The BoJ will begin working with commercial banks and other organizations in the spring of 2023 to identify any issues with deposits and withdrawals. And, also verify whether a central bank digital currency (CBDC) can function during natural catastrophes and in places without an internet connection.
Japan Joins CBDC Race
According to the report, Japan’s central bank intends to continue its CBDC experiment for around two years before deciding whether to launch a digital currency by 2026.
The announcement comes as governments throughout the world ramp up their efforts to conduct research and promote CBDC, with China taking the lead in this regard.
As reported earlier on CoinGape, the New York Fed revealed that it would be undertaking a twelve-week CBDC pilot with five other banking heavyweights. The program is being undertaken to see if it is feasible to use tokens that represent digital dollars to enhance the settlement of central bank funds across institutions. Even the central bank of India recently announced their launch date for the pilot launch of the Digital Rupee.
An official from the BoJ stated last year that the goal of the central bank is to make sure that a CBDC promotes competition among private payment providers and is open to all members of society.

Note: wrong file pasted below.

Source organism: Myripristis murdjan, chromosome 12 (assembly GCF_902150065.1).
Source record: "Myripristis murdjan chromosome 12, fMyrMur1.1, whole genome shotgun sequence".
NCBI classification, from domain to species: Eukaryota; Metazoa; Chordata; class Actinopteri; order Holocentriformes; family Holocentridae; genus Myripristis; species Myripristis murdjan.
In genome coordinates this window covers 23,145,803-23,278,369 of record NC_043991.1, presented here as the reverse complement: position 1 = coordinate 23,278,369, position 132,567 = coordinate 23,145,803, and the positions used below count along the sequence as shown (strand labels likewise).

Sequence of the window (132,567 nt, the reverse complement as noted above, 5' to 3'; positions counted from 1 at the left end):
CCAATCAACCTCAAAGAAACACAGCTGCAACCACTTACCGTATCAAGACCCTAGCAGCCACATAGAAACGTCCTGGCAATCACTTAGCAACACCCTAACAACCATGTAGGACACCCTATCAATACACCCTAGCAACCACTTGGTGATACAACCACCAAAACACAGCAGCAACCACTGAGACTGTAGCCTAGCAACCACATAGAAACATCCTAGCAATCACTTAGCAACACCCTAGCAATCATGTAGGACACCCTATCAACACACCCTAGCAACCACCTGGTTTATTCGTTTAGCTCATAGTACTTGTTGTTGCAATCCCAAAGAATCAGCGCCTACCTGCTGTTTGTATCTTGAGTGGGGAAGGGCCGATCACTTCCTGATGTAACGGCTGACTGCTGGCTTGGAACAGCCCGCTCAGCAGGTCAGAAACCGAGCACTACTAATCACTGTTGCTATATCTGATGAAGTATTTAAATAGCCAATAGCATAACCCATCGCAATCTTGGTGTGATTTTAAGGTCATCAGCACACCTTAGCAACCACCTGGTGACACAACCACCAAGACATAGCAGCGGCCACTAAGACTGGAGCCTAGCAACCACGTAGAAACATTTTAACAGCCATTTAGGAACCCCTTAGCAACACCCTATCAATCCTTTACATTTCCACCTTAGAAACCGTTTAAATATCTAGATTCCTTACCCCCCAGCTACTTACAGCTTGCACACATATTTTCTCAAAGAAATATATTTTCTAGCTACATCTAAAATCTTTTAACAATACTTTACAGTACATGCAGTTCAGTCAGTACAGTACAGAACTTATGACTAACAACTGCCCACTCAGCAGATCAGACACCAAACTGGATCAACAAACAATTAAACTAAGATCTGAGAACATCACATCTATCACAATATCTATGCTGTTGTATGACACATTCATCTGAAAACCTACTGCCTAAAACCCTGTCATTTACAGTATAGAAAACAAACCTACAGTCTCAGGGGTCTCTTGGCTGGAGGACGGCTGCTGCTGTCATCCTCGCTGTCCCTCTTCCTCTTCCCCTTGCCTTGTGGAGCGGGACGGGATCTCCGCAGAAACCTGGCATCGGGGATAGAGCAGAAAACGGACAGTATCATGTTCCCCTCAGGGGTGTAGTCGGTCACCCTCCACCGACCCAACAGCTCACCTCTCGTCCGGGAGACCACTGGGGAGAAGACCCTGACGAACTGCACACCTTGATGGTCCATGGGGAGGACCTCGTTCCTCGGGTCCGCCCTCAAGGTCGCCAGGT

Not All Are Keen On CBDCs
While the majority of central banks are investigating the creation of central bank digital currencies, some nations like Denmark, have decided to pull out of the CBDC race. The central banks gave a variety of reasons for abandoning their CBDCs, including potential challenges for the private sector and other disadvantages.
While some may assume that CBDCs are a new concept, they have in fact been around for three decades. In 1993, the Bank of Finland launched the Avant smart card, an electronic form of cash. Although the system was eventually dropped in the early 2000s, it can be considered the world’s first CBDC.